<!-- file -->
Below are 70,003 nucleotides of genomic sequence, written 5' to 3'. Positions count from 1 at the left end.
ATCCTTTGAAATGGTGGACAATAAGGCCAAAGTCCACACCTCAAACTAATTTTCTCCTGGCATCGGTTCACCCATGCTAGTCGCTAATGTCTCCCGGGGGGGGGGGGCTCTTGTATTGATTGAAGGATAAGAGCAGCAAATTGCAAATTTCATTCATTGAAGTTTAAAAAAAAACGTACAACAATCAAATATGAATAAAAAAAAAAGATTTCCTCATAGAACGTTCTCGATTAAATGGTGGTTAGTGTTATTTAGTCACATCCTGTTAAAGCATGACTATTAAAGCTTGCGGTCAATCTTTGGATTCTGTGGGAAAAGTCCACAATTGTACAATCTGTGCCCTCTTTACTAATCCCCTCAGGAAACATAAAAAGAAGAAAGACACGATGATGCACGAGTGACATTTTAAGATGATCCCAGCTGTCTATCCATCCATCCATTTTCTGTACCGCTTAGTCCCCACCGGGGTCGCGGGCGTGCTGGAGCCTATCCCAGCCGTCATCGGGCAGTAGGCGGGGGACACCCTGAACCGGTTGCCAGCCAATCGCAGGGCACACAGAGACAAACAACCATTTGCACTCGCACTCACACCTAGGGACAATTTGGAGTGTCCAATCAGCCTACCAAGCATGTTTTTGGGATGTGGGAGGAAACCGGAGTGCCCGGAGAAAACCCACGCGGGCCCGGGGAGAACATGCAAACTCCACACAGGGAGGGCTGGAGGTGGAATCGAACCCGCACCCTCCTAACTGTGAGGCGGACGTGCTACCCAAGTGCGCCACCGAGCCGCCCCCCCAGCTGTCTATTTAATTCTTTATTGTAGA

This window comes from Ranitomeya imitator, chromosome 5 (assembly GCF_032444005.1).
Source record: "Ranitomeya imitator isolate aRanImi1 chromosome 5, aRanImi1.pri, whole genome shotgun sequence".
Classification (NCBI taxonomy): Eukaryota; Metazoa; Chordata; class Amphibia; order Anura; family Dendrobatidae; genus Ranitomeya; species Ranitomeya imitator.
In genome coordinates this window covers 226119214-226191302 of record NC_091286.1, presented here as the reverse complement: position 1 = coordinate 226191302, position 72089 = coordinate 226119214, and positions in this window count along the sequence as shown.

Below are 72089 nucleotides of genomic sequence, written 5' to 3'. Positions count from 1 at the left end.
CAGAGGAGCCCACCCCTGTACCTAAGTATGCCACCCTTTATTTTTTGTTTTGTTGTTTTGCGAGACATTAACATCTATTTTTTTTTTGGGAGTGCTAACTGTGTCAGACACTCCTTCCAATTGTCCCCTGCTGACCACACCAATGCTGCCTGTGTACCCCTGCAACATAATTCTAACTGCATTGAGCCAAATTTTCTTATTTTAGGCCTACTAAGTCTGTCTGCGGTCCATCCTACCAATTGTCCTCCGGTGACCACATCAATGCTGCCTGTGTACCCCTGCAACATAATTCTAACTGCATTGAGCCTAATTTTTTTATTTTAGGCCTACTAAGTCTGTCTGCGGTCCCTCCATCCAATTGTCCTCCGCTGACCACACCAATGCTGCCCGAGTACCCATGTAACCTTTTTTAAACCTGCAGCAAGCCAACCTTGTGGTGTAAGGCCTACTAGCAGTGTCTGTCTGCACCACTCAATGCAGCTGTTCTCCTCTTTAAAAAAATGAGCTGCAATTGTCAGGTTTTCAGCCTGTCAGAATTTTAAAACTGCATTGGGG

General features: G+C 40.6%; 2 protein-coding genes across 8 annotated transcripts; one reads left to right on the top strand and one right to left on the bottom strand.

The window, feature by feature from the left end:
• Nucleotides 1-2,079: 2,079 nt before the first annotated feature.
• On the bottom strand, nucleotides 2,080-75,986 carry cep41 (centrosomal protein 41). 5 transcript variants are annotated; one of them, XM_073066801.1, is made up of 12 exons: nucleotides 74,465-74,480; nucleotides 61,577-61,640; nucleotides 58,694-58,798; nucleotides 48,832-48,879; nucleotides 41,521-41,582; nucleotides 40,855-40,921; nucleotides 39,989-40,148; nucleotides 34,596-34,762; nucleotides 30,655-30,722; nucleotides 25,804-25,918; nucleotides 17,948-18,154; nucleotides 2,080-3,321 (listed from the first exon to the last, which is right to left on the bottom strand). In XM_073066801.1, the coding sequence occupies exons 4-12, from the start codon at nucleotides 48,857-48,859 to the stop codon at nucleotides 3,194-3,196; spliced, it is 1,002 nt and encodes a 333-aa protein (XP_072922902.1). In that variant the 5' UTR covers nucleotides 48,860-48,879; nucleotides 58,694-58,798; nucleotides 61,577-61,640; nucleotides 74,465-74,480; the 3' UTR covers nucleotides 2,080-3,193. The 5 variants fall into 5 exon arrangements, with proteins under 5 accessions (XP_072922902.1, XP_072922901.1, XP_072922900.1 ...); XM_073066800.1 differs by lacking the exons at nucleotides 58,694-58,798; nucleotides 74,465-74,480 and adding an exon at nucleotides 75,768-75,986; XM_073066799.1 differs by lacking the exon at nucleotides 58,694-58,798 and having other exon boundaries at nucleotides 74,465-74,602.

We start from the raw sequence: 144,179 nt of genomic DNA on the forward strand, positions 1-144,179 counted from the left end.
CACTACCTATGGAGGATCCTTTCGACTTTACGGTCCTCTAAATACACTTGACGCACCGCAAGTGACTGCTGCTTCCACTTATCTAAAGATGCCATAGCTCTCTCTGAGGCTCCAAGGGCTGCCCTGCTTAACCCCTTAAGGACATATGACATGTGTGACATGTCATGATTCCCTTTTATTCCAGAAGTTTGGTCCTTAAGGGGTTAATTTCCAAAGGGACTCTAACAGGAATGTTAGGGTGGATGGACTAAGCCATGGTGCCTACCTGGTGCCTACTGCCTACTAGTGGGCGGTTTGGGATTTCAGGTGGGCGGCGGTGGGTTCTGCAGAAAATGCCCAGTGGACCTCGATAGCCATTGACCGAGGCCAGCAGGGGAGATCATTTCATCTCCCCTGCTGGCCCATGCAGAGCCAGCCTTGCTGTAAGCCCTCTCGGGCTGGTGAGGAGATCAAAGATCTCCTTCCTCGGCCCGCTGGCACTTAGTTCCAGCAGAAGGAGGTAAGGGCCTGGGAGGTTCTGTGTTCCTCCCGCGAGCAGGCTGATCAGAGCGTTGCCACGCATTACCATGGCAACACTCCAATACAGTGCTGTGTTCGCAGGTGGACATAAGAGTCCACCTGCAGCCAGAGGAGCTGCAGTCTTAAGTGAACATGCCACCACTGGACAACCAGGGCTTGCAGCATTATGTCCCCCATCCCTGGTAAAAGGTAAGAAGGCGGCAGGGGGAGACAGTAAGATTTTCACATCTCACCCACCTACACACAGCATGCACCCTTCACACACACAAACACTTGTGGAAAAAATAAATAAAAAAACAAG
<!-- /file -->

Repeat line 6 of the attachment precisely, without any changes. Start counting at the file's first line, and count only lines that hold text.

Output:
In genome coordinates this window covers 226119214-226191302 of record NC_091286.1, presented here as the reverse complement: position 1 = coordinate 226191302, position 72089 = coordinate 226119214, and positions in this window count along the sequence as shown.